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What a Weekend: A Long Way From Home

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“What a Weekend!”

If you’ve uttered that
phrase after returning from another great Scouting adventure, you’re not alone.
Packs, troops, crews, and ships from across the country create unforgettable
memories for their members almost every weekend of the year. 

To celebrate these
classic moments, we present you with What a Weekend, a weekly feature that
highlights a recent Scouting adventure. You’ll find details about
how to submit your own story at the end of this post. But first, follow the jump to read about about Troop 1776’s recent trip to Valley Forge and see some more photos of their weekend.

Typically when the weather turns sour, inhabitants of frigid
climes dream of heading south for a long weekend—anything to get away from the cold
grasp of winter. But for this troop from Plano, Tex., it was just the
opposite—a President’s Day trip where the Scouts left behind tolerable Texas temps
for two nights in the 20-degree weather of Pennsylvania.

Their destination was the Valley Forge Pilgrimage, the
oldest Boy Scout event in the United States. There, more than 2,000 Scouts
learned about the hardships faced by the Continental Army that braved through
their own cold winter in 1777. The weekend included visits to makeshift cabins,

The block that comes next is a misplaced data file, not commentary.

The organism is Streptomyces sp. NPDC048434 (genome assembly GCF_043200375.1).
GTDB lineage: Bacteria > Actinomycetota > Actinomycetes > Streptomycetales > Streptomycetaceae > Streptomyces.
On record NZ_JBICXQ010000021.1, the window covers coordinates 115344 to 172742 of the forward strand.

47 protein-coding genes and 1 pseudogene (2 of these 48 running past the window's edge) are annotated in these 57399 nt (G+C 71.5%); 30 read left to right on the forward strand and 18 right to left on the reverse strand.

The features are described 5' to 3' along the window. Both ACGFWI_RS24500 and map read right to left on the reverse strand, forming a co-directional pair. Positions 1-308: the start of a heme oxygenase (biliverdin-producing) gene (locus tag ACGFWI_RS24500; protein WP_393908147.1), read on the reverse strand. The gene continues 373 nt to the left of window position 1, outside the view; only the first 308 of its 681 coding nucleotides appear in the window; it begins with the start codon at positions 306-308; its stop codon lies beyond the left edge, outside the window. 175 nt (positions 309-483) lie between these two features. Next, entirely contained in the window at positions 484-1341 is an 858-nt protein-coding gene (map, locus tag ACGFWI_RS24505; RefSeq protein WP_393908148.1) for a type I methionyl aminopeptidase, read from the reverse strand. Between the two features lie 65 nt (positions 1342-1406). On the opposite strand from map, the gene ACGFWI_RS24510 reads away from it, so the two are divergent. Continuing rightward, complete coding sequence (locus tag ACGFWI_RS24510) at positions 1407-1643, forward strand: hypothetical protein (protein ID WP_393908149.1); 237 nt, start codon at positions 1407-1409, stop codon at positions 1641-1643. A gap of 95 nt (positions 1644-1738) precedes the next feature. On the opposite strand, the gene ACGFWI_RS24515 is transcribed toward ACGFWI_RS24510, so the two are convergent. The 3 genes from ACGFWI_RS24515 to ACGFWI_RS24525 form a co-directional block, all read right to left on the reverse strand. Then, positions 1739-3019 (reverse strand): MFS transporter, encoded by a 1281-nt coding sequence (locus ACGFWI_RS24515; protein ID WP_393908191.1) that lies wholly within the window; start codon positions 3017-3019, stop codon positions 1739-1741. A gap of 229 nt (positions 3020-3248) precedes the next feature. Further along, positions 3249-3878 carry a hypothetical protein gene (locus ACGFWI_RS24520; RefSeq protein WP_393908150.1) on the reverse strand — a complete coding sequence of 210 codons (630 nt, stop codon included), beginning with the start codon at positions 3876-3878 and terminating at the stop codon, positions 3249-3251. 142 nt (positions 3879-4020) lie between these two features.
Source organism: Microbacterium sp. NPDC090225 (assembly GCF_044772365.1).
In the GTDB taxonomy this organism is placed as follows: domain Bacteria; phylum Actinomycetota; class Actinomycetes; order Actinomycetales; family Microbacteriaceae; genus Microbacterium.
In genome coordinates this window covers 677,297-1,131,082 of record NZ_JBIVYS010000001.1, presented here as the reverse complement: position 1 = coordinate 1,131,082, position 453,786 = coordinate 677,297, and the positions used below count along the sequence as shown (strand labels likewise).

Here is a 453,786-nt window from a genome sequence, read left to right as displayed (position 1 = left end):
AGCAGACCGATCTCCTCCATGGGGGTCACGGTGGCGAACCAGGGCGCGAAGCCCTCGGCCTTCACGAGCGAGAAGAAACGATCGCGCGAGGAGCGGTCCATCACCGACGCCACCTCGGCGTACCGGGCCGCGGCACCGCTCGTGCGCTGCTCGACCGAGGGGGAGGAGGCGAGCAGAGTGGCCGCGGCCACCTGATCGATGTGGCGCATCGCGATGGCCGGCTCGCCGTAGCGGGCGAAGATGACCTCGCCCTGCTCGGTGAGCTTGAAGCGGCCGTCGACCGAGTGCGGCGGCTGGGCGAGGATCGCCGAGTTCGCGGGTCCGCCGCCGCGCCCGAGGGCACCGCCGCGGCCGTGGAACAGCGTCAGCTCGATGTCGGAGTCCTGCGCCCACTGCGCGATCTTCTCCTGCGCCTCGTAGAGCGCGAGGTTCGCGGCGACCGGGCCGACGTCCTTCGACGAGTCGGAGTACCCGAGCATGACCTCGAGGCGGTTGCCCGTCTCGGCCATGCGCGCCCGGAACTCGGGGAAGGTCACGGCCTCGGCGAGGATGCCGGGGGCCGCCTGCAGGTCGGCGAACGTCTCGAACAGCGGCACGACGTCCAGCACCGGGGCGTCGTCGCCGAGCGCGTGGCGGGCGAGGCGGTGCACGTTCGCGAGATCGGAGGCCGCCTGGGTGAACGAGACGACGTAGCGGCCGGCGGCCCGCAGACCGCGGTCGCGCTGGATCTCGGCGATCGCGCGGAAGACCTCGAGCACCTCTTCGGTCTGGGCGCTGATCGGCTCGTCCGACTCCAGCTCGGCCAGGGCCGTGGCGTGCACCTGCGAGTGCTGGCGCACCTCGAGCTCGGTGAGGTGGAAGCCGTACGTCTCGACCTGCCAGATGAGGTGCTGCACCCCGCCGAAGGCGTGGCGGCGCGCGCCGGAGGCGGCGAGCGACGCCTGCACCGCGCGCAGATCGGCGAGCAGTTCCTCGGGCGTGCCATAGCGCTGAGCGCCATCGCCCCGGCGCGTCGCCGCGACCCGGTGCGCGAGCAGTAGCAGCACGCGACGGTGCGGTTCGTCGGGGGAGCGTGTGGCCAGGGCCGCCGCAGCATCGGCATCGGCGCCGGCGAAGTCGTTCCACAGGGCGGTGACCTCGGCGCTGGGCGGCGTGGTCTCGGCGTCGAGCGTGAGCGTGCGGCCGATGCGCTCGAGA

musket- and cannon-firing demonstrations, and chats with reenactors in period
costumes.

(Scouting magazine
covered the annual activity in 2003 for the event’s 90th
anniversary. Click here to read that in-depth story.)

Though experiencing history first-hand was the main
focus of the weekend, Troop 1776’s presence drew some attention as well. The
group from Texas was the only troop west of the Mississippi River at this
year’s event. But they didn’t feel like outcasts—more like celebrities, maybe.

Everyone wanted to meet members of the Texas troop, and the
host council made the long-distance visitors feel at home with the gift of five
large, steaming-hot pizzas.

The boys and leaders were even invited to use the warming
tents, which were large shelters set up to provide a brief respite from the
bitter cold. A warm welcome, indeed.

The hospitality from strangers symbolized that “the
brotherhood of Scouting is alive and well,” said Troop 1776 Assistant
Scoutmaster John Stone. Still, despite their celebrity status, there was one
aspect of the weekend that made the Scouts from Troop 1776 look like
foreigners: their wardrobe.

“Several of the boys from other troops wore short sleeves
and shorts,” Stone said. “Unbelievable! It was cold out there!”

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A battlefield reenactment (minus the real guns and violence) gave the boys a taste of the 18th century.

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Troop 1776 Assistant Scoutmaster John Stone (left
) and Scoutmaster Bill Hemenway felt right at home despite the 20-degree weather.

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The troop also made stops at several historic sites, including the U.S.S. New Jersey battleship.

To submit your own
story to What a Weekend, click here. 
Give us a brief
synopsis of your event, including where you went and when it took place. Tell
us what made your trip unique, and include two or three of your best photos. We’ll contact you if we’d like to learn more.
Now get back out there!

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